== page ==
Looks like a very solid DSLR for $1800. I wish Sony would do a few of the things Pentax does... like the pixel shift/AA sim and, more importantly, the trap focus support (which I'm assuming this has since Pentax has had that for a long time). Just have to see how excited people get about a FF DSLR in a mount that doesn't have tons of AF glass... because a big, bright, OVF basically means it would be really hard to use with all that excellent old Pentax manual focus glass.... I hope they at least can do peaking on the live view....

Link | Posted on Feb 18, 2016 at 14:41 UTC as 123rd comment | 4 replies
On article Picasa will be phased out in favor of Google Photos (155 comments in total)

I use Linux and have 20TB of photos on my disk array. How does Google Photo help with that?

I also want to note that I've been a foster dad, and have many photos of our foster kids -- which by law cannot be online. As foster parents, we're required to prepare a "lifebook" as personal history for each kid, but there are potentially serious, and fairly obvious, issues with the wrong people getting access to such photos. Similar constraints now generally apply for photos taken of your own kids in school plays, etc. -- because there may be other kids in the same activities who are foster kids, etc.

In sum, running Picasa locally has been great for picking-out the photos of our foster kids to make lifebooks, but I have not seen any way that Google Photo legally can be used for any such thing. I would encourage Google to think about doing what many companies have done with abandoned software: make the last version an open source release so that others could continue to support it.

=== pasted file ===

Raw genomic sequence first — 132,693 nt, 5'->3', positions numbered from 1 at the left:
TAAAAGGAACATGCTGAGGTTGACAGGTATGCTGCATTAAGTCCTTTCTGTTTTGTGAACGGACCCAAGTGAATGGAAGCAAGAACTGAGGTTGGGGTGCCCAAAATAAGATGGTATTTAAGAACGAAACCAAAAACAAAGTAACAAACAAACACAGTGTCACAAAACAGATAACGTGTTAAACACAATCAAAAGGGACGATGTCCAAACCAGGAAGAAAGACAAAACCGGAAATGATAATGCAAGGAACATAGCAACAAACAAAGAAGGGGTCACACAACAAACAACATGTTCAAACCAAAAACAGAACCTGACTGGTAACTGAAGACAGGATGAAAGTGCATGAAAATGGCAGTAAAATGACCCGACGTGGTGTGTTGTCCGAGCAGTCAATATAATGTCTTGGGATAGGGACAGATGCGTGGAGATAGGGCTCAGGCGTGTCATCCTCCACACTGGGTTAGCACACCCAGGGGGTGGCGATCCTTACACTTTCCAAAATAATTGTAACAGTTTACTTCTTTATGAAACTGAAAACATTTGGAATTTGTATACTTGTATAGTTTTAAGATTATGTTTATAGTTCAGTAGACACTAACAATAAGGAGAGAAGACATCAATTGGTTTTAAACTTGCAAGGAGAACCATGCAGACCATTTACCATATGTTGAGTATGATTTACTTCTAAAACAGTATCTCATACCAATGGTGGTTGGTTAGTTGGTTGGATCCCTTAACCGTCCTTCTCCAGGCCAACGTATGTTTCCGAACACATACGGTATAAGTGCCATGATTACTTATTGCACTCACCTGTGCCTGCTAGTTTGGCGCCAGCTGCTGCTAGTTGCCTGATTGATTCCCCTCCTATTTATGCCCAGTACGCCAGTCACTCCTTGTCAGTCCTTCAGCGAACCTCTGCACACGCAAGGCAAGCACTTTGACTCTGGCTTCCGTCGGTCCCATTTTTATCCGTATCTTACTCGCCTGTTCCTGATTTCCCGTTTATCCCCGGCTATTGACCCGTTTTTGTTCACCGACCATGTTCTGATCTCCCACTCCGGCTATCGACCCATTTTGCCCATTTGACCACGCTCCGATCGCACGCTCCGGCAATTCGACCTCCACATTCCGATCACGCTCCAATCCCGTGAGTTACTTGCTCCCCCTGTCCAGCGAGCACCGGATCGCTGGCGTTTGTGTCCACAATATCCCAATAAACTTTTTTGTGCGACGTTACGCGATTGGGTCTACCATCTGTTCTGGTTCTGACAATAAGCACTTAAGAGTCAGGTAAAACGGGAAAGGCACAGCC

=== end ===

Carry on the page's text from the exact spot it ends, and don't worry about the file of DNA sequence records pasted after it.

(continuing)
Link | Posted on Feb 16, 2016 at 14:32 UTC as 25th comment
In reply to:

ProfHankD: Well, I guess now I can stop trying to build this sort of adapter.... :-(

Congrats to Techart! Leica M mount has a 27.80mm flange distance, so nearly all old SLR (and even many rangefinder) lenses should be able to be adapted to this and anything that uses unit focusing should deliver native IQ. Lenses with floating elements or internal focus generally will not produce as good IQ, but I assume that, like longer telephotos, they'll really just use the AF to tune the manual focus within the 4.5mm flange motion that the AF can drive... so even they will probably be ok in many cases because the focus range isn't that large.

They also say it can drive lenses up to 700g -- and that means it should be able to drive ANY lens when held by the lens, because the A7SII is the heaviest of the Sony E bodies and it only weighs 627g, so it would really just be moving the body back and forth.

I guess now I need to start designing 3D-printable adapters for everything to M mount.... ;-)

There is also the touchless shutter app using the EVF sensor -- just wave your hand in front of the EVF to fire the shutter.

Link | Posted on Feb 16, 2016 at 06:09 UTC
Total: 941, showing: 61 – 80